Babies born in resource-poor rural and semi-rural communities have a high risk of stunting, that is, being born short for their gestational age. Rates as high as 60% have been documented in one indigenous population in Guatemala [1]. Stunting at birth predicts increased infant and child mortality as well as ongoing growth retardation. Growth retardation in turn carries a higher risk for impaired brain function and loss of economic productivity. In female infants, growth failure presents a greater reproductive risk for themselves and their eventual children due to intrauterine growth restriction [2]. The issue is primarily a consequence of inadequate nutrition, and is considered to be a major public health challenge in developing nations. However, nutrition interventions carried out during the infant and toddler stages have had only limited success in either treating or preventing growth failure. Those aimed at maternal nutrition during pregnancy, primarily focusing on micronutrients, have produced positive, albeit modest, effects on newborn size. Interventions prior to conception have not been well studied in humans, but animal studies have shown promise [3].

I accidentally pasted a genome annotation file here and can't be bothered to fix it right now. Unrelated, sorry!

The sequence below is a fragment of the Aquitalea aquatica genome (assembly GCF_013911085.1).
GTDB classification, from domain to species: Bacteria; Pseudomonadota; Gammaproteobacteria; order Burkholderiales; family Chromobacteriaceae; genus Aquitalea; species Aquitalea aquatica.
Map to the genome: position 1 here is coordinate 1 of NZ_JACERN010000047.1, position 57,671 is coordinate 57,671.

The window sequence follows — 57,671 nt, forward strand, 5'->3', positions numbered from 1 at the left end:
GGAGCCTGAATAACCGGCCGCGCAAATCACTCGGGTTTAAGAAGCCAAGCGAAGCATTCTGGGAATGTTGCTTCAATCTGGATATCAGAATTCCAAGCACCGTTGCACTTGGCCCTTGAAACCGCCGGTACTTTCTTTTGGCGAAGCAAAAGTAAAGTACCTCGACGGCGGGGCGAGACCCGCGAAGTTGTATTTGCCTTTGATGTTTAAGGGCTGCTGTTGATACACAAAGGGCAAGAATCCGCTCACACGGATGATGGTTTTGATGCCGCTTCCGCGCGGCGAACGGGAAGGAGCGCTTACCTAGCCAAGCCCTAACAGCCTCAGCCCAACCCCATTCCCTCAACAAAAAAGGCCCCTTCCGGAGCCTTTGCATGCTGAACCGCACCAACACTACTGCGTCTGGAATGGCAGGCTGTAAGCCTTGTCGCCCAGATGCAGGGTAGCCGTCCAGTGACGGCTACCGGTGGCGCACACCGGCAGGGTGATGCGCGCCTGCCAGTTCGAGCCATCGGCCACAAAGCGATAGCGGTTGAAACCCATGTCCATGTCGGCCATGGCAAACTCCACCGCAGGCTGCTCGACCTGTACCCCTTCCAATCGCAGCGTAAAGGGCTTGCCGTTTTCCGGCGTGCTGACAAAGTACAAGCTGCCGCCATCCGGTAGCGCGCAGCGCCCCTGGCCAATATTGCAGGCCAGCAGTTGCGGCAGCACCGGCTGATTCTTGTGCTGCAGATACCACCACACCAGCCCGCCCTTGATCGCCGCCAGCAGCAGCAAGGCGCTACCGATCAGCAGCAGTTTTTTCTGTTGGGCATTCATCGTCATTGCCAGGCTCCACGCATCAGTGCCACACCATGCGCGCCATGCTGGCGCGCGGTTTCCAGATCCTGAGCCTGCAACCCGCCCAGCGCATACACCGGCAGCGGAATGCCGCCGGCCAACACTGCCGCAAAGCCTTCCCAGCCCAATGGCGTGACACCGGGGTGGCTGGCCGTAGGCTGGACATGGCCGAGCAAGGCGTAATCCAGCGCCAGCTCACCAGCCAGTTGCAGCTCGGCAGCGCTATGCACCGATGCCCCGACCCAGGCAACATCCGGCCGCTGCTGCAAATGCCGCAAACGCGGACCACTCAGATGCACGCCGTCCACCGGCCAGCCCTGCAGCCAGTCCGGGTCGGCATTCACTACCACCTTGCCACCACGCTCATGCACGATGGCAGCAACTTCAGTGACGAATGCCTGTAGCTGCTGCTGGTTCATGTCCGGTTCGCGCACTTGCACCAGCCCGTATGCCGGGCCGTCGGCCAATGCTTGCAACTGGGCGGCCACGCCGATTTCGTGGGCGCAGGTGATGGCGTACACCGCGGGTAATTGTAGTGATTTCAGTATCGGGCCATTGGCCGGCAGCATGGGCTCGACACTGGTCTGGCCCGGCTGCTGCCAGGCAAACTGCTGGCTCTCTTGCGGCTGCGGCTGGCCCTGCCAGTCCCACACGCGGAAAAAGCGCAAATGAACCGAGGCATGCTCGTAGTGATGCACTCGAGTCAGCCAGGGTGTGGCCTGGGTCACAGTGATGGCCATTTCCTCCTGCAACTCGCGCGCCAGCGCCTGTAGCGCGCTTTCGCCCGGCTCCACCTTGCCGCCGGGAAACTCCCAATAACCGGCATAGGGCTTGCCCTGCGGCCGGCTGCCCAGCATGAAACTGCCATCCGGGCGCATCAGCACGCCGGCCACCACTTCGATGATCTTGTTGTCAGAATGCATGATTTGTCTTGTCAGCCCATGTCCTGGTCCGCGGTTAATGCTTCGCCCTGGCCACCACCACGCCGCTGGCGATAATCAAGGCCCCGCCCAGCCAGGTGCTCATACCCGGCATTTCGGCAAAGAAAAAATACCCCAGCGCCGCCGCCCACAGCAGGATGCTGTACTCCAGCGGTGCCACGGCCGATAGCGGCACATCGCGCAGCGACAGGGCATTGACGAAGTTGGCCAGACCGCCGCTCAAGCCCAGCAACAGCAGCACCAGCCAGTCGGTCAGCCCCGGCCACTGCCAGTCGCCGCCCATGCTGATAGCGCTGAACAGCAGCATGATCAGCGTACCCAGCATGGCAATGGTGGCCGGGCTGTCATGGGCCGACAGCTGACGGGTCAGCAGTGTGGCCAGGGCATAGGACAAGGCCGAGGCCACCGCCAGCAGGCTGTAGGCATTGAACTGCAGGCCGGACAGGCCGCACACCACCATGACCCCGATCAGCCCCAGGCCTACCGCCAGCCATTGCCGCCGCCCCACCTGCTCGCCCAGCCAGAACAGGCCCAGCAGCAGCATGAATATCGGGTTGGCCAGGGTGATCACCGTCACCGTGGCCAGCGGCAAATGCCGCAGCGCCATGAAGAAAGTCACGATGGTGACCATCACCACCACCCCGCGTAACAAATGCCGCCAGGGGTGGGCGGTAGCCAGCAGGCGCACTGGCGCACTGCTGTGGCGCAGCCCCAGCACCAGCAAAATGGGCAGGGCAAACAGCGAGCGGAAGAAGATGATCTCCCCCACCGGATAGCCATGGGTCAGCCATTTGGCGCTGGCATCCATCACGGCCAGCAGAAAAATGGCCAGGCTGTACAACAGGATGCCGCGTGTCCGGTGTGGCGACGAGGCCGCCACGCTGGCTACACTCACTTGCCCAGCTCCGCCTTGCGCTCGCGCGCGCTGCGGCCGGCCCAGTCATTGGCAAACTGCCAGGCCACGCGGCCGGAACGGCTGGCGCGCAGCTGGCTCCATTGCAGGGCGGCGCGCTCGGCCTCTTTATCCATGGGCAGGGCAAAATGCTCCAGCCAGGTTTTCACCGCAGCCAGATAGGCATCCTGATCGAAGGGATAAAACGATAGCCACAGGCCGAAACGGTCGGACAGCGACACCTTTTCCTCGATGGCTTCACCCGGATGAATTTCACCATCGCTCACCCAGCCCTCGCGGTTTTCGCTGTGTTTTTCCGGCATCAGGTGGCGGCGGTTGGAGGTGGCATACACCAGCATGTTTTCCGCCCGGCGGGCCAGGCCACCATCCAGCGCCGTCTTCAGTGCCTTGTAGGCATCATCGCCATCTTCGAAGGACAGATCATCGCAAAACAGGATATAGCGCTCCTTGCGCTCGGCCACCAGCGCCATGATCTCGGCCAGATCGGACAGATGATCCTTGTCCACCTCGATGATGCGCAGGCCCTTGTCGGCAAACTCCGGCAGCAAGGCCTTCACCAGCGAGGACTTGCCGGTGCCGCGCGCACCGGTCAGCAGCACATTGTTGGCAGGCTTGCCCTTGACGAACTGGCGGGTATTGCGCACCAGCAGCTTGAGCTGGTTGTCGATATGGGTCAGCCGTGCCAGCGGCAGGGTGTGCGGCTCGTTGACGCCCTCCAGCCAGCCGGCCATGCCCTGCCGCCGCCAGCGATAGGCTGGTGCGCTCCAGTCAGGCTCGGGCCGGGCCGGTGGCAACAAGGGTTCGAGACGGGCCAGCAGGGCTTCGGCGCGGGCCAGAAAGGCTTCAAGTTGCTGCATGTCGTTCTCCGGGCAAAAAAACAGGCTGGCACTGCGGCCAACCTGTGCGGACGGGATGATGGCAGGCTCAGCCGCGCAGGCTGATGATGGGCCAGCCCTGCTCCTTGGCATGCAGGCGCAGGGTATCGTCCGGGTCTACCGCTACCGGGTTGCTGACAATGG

A new study published in The American Journal of Clinical Nutrition aimed to test the effect of an inexpensive, dairy-containing supplement on newborn length and overall birth size when given either prior to conception or during pregnancy [4]. This study is unusual in that it looked at the effect of supplementing both macro- and micronutrient intake. The supplement is described as “a multi-micronutrient fortified lipid-based supplement composed of dried skimmed milk, soybean and peanut extract, sugar, maltodextrin stabilizers, and emulsifiers.” Each package weighs less than an ounce and provides vitamins, minerals, protein, and fats that may be missing in the women’s diets. It is blended into a peanut butter-like consistency and can be eaten alone or mixed with other foods [5]. The paste is also water-free and shelf-stable for up to 18 months in hot, humid environments and is acceptable to vegetarian populations. The supplement is a modified form of Nutributter, a formulation created at UC Davis for use by children at risk of malnutrition. Nutributter was inspired by the success of the original therapeutic nutrient paste, Plumpy’nut, a French concoction that consists of blended peanuts, skimmed milk powder, oil, sugar, and vitamins, and that has proven highly successful at treating acute malnutrition in famine emergencies. The paste formulation is key, because previous treatments relied upon mixing with local water, which in many cases was a source of pathogens.